Read the full SPARC announcement here

 

First-ever Open Science Prize by the Numbers:

  • Six finalist projects from a field of 96 solutions proposed by applicants in 45 countries
  • 4,000 votes came in from 76 countries to narrow the field from six to three
  • Final winner (below) was chosen by a review committee appointed by the prize sponsors
  • Grand prize award-winning team won $230,000

 

Open Science Prize grand prize winner:

Nextstrain

An open-source project to harness the scientific and public health potential of pathogen genome data (in real time)

 

 

Other Open Science Prize finalists:

Fruit Fly Brain Observatory

An open source platform for studying fruit fly brain function, and for investigating fruit fly brain disease models that are highly relevant to the mechanisms of human neurological and psychiatric disorders

 

Open Neuroimaging Laboratory

Lowering barriers to data and tools for open collaborative science of the brain

 

MyGene2

A portal through which families with rare genetic conditions who are interested in sharing their health and genetic information can connect with other families, clinicians, and researchers

 

OpenAQ

Empower communities to end air inequality through open data (in real-time)

 

OpenTrials FDA

Enabling better access to drug approval packages submitted to and made available by the Food and Drug Administration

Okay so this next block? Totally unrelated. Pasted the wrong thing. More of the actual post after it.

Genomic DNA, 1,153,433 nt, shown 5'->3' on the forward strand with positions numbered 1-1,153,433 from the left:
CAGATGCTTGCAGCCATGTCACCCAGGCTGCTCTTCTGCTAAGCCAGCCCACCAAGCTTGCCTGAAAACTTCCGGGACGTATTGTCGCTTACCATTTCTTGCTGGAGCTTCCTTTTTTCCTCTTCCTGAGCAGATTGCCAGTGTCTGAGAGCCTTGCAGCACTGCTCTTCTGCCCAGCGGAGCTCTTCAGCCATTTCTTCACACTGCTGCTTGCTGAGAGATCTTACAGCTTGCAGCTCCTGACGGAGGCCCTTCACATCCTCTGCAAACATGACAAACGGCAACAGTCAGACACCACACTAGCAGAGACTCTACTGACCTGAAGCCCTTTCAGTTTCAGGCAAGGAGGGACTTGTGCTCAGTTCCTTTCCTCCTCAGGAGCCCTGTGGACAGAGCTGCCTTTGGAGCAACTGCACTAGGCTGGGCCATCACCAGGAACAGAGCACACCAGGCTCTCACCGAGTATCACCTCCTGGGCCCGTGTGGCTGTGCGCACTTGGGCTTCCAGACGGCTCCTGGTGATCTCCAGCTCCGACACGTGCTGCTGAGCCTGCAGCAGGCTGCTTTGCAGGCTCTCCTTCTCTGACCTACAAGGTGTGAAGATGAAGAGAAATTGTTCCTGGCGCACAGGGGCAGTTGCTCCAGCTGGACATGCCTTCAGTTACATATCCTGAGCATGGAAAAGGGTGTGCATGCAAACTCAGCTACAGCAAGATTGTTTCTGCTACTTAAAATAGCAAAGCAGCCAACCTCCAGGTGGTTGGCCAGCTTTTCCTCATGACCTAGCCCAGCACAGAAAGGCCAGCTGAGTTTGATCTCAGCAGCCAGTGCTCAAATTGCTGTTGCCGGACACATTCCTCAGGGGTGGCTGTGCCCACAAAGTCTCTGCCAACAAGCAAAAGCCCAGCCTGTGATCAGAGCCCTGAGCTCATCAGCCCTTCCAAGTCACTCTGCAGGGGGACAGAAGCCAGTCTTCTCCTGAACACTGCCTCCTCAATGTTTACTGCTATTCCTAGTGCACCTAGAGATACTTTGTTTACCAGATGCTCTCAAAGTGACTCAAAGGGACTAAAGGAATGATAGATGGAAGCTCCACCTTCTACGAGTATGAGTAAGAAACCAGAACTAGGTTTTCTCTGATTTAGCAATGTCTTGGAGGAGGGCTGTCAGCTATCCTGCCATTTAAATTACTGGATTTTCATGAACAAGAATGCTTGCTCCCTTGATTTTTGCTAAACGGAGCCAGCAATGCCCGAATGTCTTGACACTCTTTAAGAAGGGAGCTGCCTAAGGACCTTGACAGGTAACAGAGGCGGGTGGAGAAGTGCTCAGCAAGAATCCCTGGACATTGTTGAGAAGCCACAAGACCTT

Why publish Open Access?

 

Discover Open UBC

 

Open Access publishing and knowledge creation support at UBC

 

 

Above image is courtesy of National Institutes of Health (NIH)

 

The BC Research Libraries Group is proud to co-present

Open for Collaboration: Is it Time for Canada to Implement a Unified Open Strategy for Higher Education?

October 22 2015, 6:30-8:30pm

Room 1430, Harbour Centre (SFU Vancouver)

515 Hastings St, Vancouver

This special event is presented in collaboration with
SFU Library, UBC Library, BCcampus, Public Knowledge Project, and COPPUL as part of Open Access Week.

The event is free and open to the public, but registration is required.  To register visit: http://tiny.cc/oaweek15

Update (Oct. 16): Registration for in-person attendance is full, but you can still get on the wait list via the link above, or you can participate online via webcast: http://tiny.cc/oaweeklive